The class considered all of the following in their design: a palette of Pantone colors in peach, lavender, and gray that were provided by Keely, the golden ratio from the title of the show, the idea of a cityscape emphasizing buildings such as those on the Marietta campus, and the purpose of STEAM events on campus. Weaving these ideas together was difficult, but students ended up creating a number of successful solutions.

The faculty and staff involved in producing the show selected the winning design created by

Brandon Bisch stands next to the Golden Ratio Poster that Michael Biglands and he created.
Brandon Bisch stands next to the Golden Ratio Poster that Michael Biglands and he created.

Brandon Bisch and Michael Biglands. I had the chance to interview Brandon Bisch at the art show. He told me that Michael and he decided that they would take features of the Golden Ratio and turn it vertical instead of horizontal. They then picked a white background on which to feature their bar design. Finally they added a swirling icon that was representative of the snail-like feature of the Golden Ratio.

On display for the art show were vector graphic illustrations from Leslie’s Applied Graphics class. For this work students each chose a professional graphic artist whose work lends itself to vector graphic illustration. The students then attempted to replicate the artist’s work within their own illustrations. Students first had to learn the graphic artist’s shape-building techniques, and then they were asked to create two original illustrations of plants or animals using similar techniques.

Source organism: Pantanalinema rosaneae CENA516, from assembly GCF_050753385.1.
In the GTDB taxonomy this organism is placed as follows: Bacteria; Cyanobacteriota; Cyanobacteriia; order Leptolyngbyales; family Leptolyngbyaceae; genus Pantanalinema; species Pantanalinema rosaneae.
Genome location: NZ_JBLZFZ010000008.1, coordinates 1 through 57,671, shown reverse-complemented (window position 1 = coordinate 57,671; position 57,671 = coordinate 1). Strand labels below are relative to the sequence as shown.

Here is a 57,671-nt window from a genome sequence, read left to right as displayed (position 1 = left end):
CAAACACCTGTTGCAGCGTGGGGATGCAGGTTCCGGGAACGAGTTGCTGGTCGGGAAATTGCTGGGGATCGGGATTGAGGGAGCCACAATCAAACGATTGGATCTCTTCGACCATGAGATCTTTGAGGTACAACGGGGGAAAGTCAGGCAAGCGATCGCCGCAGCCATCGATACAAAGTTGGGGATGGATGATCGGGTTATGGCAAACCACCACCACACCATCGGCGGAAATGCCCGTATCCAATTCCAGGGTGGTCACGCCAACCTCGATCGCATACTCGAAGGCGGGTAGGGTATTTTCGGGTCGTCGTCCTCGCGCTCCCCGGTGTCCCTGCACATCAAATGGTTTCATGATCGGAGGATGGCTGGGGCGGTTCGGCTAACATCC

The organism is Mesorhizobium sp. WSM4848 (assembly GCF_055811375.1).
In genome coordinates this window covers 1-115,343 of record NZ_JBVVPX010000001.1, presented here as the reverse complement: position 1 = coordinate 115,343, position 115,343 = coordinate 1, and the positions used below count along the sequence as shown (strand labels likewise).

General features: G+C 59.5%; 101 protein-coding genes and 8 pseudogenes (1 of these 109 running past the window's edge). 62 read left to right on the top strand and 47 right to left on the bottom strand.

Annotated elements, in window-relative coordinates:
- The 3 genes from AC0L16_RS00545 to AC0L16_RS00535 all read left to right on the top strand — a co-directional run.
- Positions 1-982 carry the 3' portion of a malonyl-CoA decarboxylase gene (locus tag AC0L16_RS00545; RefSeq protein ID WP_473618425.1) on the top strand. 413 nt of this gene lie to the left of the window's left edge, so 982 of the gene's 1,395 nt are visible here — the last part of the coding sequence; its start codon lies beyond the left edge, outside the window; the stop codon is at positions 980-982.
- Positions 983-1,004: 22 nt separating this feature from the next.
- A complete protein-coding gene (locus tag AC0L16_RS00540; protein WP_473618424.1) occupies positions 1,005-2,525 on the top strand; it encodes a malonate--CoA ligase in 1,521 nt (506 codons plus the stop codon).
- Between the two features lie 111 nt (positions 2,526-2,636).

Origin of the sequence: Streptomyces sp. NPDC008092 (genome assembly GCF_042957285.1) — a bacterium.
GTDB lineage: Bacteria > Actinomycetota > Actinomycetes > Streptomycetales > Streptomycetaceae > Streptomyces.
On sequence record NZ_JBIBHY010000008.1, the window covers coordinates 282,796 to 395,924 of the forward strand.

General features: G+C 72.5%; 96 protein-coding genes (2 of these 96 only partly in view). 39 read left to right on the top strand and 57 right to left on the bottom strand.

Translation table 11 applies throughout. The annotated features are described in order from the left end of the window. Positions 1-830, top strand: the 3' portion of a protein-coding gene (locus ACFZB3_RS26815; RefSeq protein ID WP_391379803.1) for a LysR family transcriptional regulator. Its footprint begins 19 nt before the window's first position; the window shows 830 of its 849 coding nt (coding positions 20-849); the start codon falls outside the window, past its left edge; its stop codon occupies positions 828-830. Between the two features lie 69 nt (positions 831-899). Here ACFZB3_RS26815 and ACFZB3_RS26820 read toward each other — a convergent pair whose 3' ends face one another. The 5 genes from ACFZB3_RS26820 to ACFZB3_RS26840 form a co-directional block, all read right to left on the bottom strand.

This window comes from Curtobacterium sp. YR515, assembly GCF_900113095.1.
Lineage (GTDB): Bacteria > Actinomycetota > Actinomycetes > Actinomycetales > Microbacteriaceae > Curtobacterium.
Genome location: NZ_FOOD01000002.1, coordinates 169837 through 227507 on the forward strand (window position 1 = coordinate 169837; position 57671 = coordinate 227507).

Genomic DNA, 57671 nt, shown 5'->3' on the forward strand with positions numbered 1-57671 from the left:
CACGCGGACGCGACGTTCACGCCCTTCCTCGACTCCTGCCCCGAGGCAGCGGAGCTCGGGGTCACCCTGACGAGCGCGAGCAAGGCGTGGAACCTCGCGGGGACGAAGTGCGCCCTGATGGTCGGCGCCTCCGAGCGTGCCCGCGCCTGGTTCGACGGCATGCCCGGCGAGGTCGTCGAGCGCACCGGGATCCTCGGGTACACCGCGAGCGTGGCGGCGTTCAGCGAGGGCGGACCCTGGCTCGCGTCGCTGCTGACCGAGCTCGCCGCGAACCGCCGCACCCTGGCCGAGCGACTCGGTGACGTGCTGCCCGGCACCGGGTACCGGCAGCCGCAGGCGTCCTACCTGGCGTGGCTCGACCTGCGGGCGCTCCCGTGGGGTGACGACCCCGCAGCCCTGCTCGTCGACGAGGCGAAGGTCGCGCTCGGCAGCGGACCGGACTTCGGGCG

One of Brandon’s vector graphic illustrations was on display. It was of two cockroaches. Cockroaches seem like a really unappealing subject for artwork, but Brandon’s cockroaches were actually quite appealing. They made me think that if they were fashioned into glass objects

Vector Design Illustrations at the Art Show
Vector Design Illustrations at the Art Show

with a similar effect to that of Tiffany glass, that they would be quite pretty lit by the light of a lamp. I asked Brandon how he had come up with such an unusual subject matter. He told me that he had noticed that everyone in class was either coming up with a bird or a tiger so he decided to go out on a limb and to choose a gross bug. His goal was then to find an artist who featured polygons in his work to create polygonal art. He selected graphic artist Tianyin Wang and the cockroaches were one of two illustrations that were the result of his efforts.

Donna Colebeck is an MFA graduate from the Rochester Institute of Technology in Rochester, New York. She is a Georgia Governor’s Teaching Fellow and has instructed at the Marietta Campus of KSU since 2003. Donna provides quite a bit of student and university support on the Marietta Campus. She serves as the faculty advisor for the Chapter of the National Society of Leadership and Success, she conducts Boy Scout Merit badge clinics on the campus, she volunteers for both Future City and Science Olympiad Competitions, and she coordinates art shows and exhibits.